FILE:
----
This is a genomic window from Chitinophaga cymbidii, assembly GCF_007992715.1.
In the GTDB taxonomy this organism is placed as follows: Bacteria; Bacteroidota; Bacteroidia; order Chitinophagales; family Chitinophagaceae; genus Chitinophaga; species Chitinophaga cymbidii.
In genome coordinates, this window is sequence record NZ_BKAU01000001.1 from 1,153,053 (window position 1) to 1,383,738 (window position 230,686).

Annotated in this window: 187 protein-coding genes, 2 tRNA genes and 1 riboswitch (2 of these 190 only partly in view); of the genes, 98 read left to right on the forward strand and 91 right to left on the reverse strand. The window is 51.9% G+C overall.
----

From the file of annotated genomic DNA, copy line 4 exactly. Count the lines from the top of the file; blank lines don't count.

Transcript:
Annotated in this window: 187 protein-coding genes, 2 tRNA genes and 1 riboswitch (2 of these 190 only partly in view); of the genes, 98 read left to right on the forward strand and 91 right to left on the reverse strand. The window is 51.9% G+C overall.